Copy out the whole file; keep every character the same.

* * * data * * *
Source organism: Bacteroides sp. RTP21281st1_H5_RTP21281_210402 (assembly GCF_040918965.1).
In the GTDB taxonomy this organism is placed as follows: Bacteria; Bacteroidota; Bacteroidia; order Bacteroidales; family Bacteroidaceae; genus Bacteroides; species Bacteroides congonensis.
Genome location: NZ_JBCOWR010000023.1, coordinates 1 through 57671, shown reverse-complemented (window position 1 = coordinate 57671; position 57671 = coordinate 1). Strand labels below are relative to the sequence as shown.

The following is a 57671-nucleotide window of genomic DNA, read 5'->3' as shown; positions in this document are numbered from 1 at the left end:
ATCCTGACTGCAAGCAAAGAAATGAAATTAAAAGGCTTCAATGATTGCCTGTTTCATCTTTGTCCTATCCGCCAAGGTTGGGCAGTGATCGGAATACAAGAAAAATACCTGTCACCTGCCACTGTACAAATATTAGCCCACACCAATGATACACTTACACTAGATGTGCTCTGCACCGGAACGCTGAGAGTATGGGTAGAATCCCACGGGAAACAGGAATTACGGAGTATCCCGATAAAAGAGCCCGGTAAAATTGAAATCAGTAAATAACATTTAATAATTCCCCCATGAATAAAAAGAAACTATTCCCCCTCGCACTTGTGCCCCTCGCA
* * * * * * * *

Source organism: Bacteroides sp. RTP21281st1_H5_RTP21281_210402 (assembly GCF_040918965.1).
In the GTDB taxonomy this organism is placed as follows: Bacteria; Bacteroidota; Bacteroidia; order Bacteroidales; family Bacteroidaceae; genus Bacteroides; species Bacteroides congonensis.
Genome location: NZ_JBCOWR010000023.1, coordinates 1 through 57671, shown reverse-complemented (window position 1 = coordinate 57671; position 57671 = coordinate 1). Strand labels below are relative to the sequence as shown.

The following is a 57671-nucleotide window of genomic DNA, read 5'->3' as shown; positions in this document are numbered from 1 at the left end:
ATCCTGACTGCAAGCAAAGAAATGAAATTAAAAGGCTTCAATGATTGCCTGTTTCATCTTTGTCCTATCCGCCAAGGTTGGGCAGTGATCGGAATACAAGAAAAATACCTGTCACCTGCCACTGTACAAATATTAGCCCACACCAATGATACACTTACACTAGATGTGCTCTGCACCGGAACGCTGAGAGTATGGGTAGAATCCCACGGGAAACAGGAATTACGGAGTATCCCGATAAAAGAGCCCGGTAAAATTGAAATCAGTAAATAACATTTAATAATTCCCCCATGAATAAAAAGAAACTATTCCCCCTCGCACTTGTGCCCCTCGCA